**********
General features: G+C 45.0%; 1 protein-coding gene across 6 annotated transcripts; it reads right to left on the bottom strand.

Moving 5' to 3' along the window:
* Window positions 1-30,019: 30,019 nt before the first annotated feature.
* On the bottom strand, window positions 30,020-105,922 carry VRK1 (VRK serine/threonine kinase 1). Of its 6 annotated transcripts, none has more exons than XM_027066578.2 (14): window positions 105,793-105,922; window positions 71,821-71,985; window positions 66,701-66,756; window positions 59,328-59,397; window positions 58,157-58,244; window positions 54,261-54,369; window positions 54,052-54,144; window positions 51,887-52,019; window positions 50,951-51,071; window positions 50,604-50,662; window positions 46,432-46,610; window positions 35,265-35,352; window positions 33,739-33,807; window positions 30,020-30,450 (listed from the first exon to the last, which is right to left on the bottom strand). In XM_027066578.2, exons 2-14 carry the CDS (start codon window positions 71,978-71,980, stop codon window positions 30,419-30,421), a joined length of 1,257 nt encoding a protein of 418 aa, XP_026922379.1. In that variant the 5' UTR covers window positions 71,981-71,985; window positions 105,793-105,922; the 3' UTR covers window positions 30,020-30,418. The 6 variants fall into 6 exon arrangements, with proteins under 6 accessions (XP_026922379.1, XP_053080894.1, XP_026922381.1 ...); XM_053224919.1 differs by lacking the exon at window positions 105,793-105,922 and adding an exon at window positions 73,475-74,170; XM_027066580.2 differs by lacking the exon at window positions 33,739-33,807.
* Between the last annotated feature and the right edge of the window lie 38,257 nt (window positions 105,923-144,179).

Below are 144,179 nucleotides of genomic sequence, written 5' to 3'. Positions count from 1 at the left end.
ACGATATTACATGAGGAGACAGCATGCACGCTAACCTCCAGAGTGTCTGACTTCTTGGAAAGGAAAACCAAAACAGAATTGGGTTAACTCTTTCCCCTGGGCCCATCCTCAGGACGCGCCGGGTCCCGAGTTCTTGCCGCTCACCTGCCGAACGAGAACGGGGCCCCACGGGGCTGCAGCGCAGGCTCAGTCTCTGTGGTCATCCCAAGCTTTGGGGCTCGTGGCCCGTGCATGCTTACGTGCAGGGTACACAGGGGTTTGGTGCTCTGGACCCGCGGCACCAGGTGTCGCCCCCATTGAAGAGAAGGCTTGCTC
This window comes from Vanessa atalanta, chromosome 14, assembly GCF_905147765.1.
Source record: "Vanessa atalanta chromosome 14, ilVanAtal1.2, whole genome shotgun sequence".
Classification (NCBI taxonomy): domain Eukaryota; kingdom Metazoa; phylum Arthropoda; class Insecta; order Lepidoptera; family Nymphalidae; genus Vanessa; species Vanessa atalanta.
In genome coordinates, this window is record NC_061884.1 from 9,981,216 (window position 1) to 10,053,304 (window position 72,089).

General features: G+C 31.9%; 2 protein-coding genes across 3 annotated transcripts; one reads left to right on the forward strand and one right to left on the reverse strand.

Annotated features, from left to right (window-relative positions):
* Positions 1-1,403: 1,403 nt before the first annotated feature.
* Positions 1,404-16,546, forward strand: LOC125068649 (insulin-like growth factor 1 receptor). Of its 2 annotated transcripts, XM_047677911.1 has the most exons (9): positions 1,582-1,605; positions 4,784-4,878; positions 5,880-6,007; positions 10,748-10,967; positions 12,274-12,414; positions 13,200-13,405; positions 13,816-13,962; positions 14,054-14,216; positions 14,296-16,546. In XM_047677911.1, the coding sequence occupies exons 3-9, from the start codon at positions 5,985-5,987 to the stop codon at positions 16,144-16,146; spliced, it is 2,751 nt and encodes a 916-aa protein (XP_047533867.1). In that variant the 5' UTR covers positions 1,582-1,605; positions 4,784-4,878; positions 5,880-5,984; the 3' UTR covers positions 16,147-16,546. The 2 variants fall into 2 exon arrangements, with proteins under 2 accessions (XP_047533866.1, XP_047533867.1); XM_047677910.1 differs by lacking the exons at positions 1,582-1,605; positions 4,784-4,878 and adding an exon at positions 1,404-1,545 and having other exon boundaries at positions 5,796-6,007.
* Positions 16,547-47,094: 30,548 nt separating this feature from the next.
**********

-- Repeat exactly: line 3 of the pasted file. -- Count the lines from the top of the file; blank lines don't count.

* Window positions 1-30,019: 30,019 nt before the first annotated feature.